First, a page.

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Tuesday, June 6, 2023

Review of Family, Gangsters & Champions

Family, Gangsters & Champions: Boxer Tony Canzoneri's Life & World
By Ramon Antonio Vargas
La Nouvelle Atlantide Press, 2023

Tony Canzoneri was a five-time, three-division world champion who learned to box in New Orleans before his family moved to New York. After linking with manager Sammy Goldman, Canzoneri quickly moved up the ranks. Despite some setbacks along the way, Canzoneri would achieve greatness by taking on all comers and beating many of the best fighters of his era. One motivation for his success in the ring was to bring prestige to his family's resort in upstate New York.

In Family, Gangsters & Champions, Ramon Antonio Vargas shows he is an expert on New Orleans. Though Canzoneri's time in the Big Easy was cut short by his family's move, there are many fascinating and relevant tidbits about the city. Amazing anecdotes about Canzoneri's life fill the pages. Before Tony's debut, his opponent bet his entire purse on himself. When Tony ran into the man years later and heard the story, Canzoneri treated the opponent to a meal and drinks. The moment when Canzoneri's lifeless body was discovered in his hotel room many years later, ex-rival Al Singer was sitting at the bar of Tony's restaurant praising his former foe. These incredible details are part of the strength of the book.

Vargas's coverage of the fights is accessible- a footnote even explains how boxing matches are scored- but this isn't the best part. The author doesn't always use traditional boxing lingo, which is fine because the meaning is usually clear, but he does describe Canzoneri's non-title over-the-weight bouts as "exhibitions," a word that has a very specific meaning in boxing. It's important to note these matches were sanctioned fights that counted towards the fighters' records, not exhibitions.

The 1920s are often remembered as the golden age of sports writing, but anyone who has read recaps of random fights from the era will tell you there were plenty of meaningless references to two-fisted attacks to the head, jaw, and body as well. Without the benefit of much video footage of these old fights, modern historians are limited by the quality of contemporary coverage. That reality can leave the summaries of Canzoneri's fights a bit uneven. Some are exciting, but a couple aren't particularly informative. Aside from a few fights though, Vargas's writing is smooth, clear, and thoughtful.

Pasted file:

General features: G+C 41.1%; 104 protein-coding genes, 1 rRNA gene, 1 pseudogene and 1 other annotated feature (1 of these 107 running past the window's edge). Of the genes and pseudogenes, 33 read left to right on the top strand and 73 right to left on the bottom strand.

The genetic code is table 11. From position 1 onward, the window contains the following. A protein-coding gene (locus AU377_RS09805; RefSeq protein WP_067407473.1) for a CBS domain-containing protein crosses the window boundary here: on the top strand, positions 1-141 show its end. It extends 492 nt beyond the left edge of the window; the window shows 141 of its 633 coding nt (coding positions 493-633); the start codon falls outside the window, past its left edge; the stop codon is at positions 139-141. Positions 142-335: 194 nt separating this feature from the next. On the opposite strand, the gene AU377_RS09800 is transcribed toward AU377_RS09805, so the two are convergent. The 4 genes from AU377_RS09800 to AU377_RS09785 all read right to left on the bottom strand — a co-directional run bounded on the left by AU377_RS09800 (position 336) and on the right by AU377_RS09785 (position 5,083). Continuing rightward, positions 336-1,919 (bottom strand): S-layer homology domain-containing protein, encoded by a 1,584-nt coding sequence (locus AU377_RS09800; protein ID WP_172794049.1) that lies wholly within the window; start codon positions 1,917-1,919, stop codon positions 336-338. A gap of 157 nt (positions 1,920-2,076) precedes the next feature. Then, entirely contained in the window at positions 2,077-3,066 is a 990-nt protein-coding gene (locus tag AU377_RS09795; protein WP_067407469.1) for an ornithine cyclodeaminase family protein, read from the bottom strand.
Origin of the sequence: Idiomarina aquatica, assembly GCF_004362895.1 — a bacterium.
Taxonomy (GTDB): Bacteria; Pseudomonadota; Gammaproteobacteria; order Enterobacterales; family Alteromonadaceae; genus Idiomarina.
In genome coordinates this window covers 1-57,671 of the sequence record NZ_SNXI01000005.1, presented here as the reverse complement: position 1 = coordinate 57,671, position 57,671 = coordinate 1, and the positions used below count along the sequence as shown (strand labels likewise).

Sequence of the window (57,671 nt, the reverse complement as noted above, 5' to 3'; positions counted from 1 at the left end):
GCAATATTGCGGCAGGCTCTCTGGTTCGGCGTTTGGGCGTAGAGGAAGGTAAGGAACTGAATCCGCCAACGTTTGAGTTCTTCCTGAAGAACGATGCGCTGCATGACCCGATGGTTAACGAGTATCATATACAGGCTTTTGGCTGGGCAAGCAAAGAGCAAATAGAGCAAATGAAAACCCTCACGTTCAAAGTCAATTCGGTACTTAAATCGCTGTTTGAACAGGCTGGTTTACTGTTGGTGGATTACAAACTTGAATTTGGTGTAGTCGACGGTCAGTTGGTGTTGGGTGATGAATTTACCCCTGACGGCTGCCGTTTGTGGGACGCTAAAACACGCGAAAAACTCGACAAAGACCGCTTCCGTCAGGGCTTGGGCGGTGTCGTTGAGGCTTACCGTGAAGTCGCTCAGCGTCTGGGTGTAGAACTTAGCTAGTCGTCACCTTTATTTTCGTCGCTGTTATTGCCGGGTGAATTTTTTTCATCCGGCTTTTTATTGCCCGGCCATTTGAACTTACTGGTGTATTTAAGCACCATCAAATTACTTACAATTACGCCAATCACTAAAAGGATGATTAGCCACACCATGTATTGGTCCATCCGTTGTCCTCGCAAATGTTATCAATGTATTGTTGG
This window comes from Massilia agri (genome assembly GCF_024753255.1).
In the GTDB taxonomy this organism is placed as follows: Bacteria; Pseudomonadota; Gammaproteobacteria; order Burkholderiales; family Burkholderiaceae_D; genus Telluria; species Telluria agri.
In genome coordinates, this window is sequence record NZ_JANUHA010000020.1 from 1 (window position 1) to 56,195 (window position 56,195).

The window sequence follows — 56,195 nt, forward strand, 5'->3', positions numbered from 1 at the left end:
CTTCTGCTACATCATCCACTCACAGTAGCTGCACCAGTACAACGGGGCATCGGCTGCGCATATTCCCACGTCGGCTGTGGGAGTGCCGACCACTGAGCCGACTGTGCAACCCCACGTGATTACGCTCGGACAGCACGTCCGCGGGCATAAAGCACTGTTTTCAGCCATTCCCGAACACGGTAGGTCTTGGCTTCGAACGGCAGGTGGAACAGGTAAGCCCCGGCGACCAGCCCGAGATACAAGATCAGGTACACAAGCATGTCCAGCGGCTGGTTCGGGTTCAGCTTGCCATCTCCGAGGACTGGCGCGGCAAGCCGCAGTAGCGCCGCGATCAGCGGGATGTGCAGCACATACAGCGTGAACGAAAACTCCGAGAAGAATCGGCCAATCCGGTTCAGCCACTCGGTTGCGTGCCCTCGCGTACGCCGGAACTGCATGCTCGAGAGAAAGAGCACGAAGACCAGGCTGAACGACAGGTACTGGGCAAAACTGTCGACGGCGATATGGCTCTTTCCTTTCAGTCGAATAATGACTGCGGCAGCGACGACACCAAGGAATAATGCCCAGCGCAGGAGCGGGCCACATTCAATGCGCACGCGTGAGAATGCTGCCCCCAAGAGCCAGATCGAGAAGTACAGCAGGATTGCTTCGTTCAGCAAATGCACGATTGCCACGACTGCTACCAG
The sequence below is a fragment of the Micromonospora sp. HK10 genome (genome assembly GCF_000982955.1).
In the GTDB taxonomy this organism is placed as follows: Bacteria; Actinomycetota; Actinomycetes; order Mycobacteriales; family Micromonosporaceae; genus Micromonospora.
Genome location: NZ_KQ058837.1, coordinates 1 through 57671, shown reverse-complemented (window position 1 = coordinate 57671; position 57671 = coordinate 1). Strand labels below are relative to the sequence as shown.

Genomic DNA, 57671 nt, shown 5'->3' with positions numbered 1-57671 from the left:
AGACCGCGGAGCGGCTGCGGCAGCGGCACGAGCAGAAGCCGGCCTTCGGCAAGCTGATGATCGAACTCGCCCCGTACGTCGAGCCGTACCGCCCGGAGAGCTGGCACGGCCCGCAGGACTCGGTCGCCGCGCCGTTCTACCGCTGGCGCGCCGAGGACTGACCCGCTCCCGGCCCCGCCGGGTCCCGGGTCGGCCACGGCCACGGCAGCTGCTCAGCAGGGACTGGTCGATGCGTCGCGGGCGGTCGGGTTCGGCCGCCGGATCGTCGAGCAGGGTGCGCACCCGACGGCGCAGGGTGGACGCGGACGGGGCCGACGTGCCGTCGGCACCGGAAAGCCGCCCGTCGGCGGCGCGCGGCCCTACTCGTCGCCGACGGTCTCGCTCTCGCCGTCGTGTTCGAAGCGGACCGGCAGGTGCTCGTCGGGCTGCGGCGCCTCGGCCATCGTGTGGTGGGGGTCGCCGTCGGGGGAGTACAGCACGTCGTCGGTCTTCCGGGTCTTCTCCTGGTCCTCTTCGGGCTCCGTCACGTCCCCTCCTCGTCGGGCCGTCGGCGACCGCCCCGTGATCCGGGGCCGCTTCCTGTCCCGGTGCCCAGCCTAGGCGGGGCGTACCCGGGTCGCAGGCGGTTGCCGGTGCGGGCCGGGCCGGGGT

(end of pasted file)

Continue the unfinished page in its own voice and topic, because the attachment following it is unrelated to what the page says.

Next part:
Tony Canzoneri fought many Jewish boxers and quite a few are present here. After his debut, he's a 30-fight veteran three pages later, so there are only brief mentions of Danny Terris and Archie Bell, and nothing on Young Montreal. But there's a lot more on Benny Bass, Jack 'Kid' Berg, Harry Blitman, Barney Ross, Al Singer, and Al "Bummy" Davis, including short vignettes about what become of each at the end.

A couple of nitpicky issues about Jewish boxers: Singer is described as a bit taller here than in most sources and is called "the Bronx Flash," perhaps a lesser-used nickname, but Singer's primary alias was "The Bronx Beauty." Had Canzoneri's left hook knocked down Barney Ross in the eleventh round of their rematch, it's claimed that Tony would've gotten "at least a two-point edge for that round (pg. 126.)" But this was quite a bit before the ten-point must system, so a round only counted as a round regardless of any knockdowns. The biggest miss involves three Jews. The author says Berg won his junior welterweight world championship from Joe Glick (pg. 92), but Berg lifted the title from Mushy Callahan, who had held it for four years. Glick, a very good fighter that never won the title, was the victim of Berg's first defense.

Mushy Callahan's decedents might disagree, but Family, Gangsters & Champions.is well-researched overall. Using interviews and relatives' memoirs, the importance of the resort to the Canzoneri family can't be missed. Gangsters such as Joe Bananas spent their summers at the compound. A distance relative of Tony's even once shot Joe Bananas's son in the ass with a BB gun. The relative survived the ordeal.

This book is for a few distinct audiences. Those new to boxing will be able to follow along and appreciate the complex family dynamics at play. Readers who know some boxing history but want to move beyond the Muhammad Ali-Joe Louis paradigm will learn a lot. Those who love boxing history will savor the anecdotes. Family, Gangsters & Champions will available on June 29.

Update: Author Ramon Antonio Vargas said he corrected the errors mentioned in this review.

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